WHM’s Top Laser Rangefinders

4 of Today’s Top Long-Range Laser Rangefinders

There are literally dozens upon dozens of laser rangefinders on the market. We have opted to limit the review to LED/OLED models (best-in-class light transmission) and models that are able to deliver measurements on non-reflective targets at the extreme end of what a western hunter needs (minimum 800 yards). Each of these rangefinders comes with a pouch that can be attached to a belt or somewhere on your pack.                                                                                

kilo2000_v2_7x25_lfSig Sauer KILO2000

The most recent company to join the battle of laser rangefinder monoculars is Sig Sauer. Anyone who has ever worked the action on a Sig pistol or rifle will testify to the fact that Sig never produces mediocrity. When they decided to enter the sport optics market, they brought the same “nothing but the best” mentality with them. By assembling a team of the best laser rangefinder engineers in the world and giving them the tools and space to create, they’ve made an impressive impact on the market in a short period of time.

The newest edition to the Sig Electro-Optics lineup is the feature-packed KILO2000. The KILO2000 offers the greatest reflective target distance of any rangefinder I’ve tested…at a whooping 3400 yards! From my testing, I was able to get ranges over 2000 years on rocks and desert trees.

The Sig KILO2000 offers the fastest scan mode in the industry, which updates an astounding 4 times/sec. Sig also included an ambient light sensor, which automatically adjusts the brightness level of the OLED display based on the ambient light conditions. So as the sun rises, the brightness of the display brightens, and as light diminishes, the display dims, so it won’t destroy your lowlight vision. The 7x optic is very clean with excellent resolution and brightness.

Vortex Ranger 1500

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The new Vortex Ranger 1500 is a tough and reliable unit capable of reaching out to 800 yards on non-reflective targets. Vortex uses the term Horizontal Component Distance (HCD) to describe the angle-adjusted horizontal distance to the target. In the HCD mode, the Ranger will deliver corrected values out to 800 yards on mild slopes of less than 15 degrees, and 400 yards for angles between 15 and 50 degrees. The line-of-sight mode offers the yardage and the angle to the target.

The Ranger has three annually controlled brightness settings for the display, which all work well for daylight situations. The Range also has a threaded hole for a tripod adapter plate, while will improve performance on more distant targets. A utility clip can be mounted on either side, allowing the user to clip it to any belt of pocket.

Vortex has built a reputation for having the strongest warranty statement in the industry and they always back it up. In the event your Ranger 1500 becomes damaged or defective, Vortex will fix it or replace it at no charge.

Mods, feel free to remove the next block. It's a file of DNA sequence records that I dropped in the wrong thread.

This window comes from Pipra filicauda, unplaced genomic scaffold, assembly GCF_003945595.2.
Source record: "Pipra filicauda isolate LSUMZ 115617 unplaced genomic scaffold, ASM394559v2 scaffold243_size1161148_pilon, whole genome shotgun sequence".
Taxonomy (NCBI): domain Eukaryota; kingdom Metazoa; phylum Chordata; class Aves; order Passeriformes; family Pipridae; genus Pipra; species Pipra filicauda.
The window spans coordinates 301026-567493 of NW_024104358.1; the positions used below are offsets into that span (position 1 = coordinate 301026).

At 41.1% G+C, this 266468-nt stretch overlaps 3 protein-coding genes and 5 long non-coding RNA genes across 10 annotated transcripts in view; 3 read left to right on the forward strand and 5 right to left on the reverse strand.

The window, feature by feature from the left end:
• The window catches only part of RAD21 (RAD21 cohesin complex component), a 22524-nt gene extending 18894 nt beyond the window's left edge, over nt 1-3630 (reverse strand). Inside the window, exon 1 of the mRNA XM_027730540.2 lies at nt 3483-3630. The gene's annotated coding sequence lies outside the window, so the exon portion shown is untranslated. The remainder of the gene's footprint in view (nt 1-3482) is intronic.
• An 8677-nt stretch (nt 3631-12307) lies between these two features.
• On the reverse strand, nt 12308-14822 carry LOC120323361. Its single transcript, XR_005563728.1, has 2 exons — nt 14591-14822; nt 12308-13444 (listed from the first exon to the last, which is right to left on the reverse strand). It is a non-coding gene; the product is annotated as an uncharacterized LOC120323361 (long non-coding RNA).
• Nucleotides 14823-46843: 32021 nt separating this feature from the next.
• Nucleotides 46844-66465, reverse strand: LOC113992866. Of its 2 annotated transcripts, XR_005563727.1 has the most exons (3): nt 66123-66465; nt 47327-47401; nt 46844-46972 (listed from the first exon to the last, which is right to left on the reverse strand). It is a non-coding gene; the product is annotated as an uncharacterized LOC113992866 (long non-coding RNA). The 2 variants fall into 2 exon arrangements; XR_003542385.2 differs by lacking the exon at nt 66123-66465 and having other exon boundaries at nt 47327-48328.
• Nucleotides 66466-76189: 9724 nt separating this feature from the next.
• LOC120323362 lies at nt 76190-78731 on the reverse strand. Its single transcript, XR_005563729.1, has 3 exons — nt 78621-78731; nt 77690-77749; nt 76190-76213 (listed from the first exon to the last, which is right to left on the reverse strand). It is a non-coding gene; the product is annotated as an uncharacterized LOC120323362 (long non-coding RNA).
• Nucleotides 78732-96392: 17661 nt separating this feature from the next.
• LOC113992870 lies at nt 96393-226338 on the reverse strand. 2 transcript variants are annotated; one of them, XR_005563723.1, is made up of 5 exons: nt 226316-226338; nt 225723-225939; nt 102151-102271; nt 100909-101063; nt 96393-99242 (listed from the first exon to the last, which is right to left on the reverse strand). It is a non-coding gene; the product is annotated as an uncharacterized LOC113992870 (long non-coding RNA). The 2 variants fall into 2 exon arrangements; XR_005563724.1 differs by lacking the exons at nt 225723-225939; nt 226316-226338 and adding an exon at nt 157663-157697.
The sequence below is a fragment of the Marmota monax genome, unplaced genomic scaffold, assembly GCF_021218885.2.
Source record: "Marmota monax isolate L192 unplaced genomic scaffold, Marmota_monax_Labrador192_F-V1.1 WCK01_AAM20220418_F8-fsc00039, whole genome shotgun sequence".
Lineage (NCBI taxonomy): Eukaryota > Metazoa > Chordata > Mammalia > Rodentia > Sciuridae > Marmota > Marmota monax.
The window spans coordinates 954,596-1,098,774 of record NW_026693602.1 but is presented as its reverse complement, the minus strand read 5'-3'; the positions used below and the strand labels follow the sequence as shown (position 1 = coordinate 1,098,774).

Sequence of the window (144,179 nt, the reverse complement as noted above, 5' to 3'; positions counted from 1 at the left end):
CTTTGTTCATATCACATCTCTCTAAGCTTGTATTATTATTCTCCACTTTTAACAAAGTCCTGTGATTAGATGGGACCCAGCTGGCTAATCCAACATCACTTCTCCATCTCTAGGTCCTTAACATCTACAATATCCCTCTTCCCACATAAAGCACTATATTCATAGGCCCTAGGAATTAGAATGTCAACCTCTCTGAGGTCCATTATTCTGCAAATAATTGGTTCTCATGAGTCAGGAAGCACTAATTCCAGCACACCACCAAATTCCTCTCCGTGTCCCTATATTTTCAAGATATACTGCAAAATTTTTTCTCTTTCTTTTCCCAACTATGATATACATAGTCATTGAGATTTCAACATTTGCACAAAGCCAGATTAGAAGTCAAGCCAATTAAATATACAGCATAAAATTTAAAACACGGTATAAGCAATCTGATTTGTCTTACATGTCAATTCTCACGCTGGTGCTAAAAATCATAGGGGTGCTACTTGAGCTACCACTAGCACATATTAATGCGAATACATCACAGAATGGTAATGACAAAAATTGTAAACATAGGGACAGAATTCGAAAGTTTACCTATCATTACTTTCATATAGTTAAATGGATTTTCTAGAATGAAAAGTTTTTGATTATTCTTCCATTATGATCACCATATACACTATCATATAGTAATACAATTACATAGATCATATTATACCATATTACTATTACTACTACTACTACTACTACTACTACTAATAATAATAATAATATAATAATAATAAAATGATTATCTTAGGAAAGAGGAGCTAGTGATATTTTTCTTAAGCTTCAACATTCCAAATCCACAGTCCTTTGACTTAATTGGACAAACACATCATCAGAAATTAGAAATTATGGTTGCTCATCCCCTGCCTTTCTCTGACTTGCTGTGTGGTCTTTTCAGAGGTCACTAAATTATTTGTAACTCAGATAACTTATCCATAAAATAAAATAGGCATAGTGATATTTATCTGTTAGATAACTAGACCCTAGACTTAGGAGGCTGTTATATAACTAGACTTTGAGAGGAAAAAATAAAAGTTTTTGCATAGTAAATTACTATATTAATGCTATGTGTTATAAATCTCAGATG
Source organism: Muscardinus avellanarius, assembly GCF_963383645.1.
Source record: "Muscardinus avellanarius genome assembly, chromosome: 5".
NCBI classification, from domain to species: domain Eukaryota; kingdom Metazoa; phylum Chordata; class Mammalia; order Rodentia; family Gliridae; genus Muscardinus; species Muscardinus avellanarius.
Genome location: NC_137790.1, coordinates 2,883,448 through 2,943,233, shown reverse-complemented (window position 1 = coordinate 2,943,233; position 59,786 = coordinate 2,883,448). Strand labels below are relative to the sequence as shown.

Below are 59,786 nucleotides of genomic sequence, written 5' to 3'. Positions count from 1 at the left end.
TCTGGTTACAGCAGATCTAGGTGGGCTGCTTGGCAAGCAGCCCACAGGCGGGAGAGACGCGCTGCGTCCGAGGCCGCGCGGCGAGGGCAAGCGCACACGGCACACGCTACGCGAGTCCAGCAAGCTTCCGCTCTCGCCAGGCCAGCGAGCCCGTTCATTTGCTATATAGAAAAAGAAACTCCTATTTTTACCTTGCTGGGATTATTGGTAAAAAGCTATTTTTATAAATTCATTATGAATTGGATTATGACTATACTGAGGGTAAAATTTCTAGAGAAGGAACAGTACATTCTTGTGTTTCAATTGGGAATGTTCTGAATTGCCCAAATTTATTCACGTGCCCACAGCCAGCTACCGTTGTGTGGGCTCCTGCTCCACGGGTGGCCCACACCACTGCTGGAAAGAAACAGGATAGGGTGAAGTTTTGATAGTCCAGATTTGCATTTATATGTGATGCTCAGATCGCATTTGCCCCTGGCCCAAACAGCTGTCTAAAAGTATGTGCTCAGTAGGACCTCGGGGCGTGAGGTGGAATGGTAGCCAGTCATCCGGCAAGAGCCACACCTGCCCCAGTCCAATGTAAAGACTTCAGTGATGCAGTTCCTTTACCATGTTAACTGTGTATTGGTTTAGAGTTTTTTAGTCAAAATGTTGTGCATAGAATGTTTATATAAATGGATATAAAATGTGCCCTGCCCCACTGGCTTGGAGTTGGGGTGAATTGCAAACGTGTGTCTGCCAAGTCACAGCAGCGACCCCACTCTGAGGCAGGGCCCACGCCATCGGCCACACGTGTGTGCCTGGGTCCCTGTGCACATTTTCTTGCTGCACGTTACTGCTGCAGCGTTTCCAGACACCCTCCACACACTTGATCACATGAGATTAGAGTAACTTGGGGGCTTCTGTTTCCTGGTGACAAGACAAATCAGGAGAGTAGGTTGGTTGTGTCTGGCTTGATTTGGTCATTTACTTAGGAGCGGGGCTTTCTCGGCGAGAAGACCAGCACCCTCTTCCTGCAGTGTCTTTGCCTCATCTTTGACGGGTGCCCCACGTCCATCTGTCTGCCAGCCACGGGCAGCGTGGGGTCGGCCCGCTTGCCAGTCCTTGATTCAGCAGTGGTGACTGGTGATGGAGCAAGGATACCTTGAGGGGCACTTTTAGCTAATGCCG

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Leica Rangemaster CFR 1600-R

Leica is the grandfather of the laser rangefinder pioneers. From the time they introduced the LRF800 in the late ‘90s, they have utterly owned the high-performance monocular rangefinder market. Leica has always delivered exactly what they advertised. I’ve been able to get readings of 1600 yards even in difficult light conditions and with marginal target quality with a steady rest.

The 1600-R is the newest of the new rangefinders from Leica (the first models were shipped in late July). The biggest improvement over previous models is the self-adjusting brightness level in the display. Even in pitch black, the level is perfect.

The new 1600-R has an improved scan rate of 3 times/sec., but the screen refreshes about once per second. So, if you have an older model from Leica, you may not notice a big difference, but it’s there, working in the background to give you the most accurate range available.

Leica refers to the corrected horizontal range as “equivalent horizontal range” or EHR. The 1600-R will deliver EHR values from 10-1100 yards. While in scan mode, the 1600-R will deliver the line-of-sight value and the EHR distance will be displayed after the last measurement.

 

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Leupold RX-1200i TBRW DNA

Leupold jumped into a very competitive laser rangefinder market with a bang. By combining quality optics, a complete menu of display options, and a powerful engine, they quickly become a force in the market. The 1200i TBRW offers line of sight with angle readouts for use with a ballistic chart or program. Leupold takes the corrected true horizontal distance one step forward by offering what they call True Ballistic Range (TBR), in which the user can choose from 25 ballistic profiles based on load performance. The engine will apply a correction factor based on your profile to yield a more appropriate distance to dial your scope or hols over with a ballistic reticle.

This unit will also deliver a windage value for a 10MPH full-effect wind, hence the “W” in TBRW. I’ve barely scratched the surface of what the 1200i TBRW can do in this article. We’ll have a full evaluation of this feature in the Winter issue of Western Hunter.

The 1200i TBRW has three brightness settings from which to choose, along with three reticle options. The scan mode updates once every second. The ergonomics are perfect for my hand; my index finger automatically lands on the button. The optics are bright and clear, as you’d expect.

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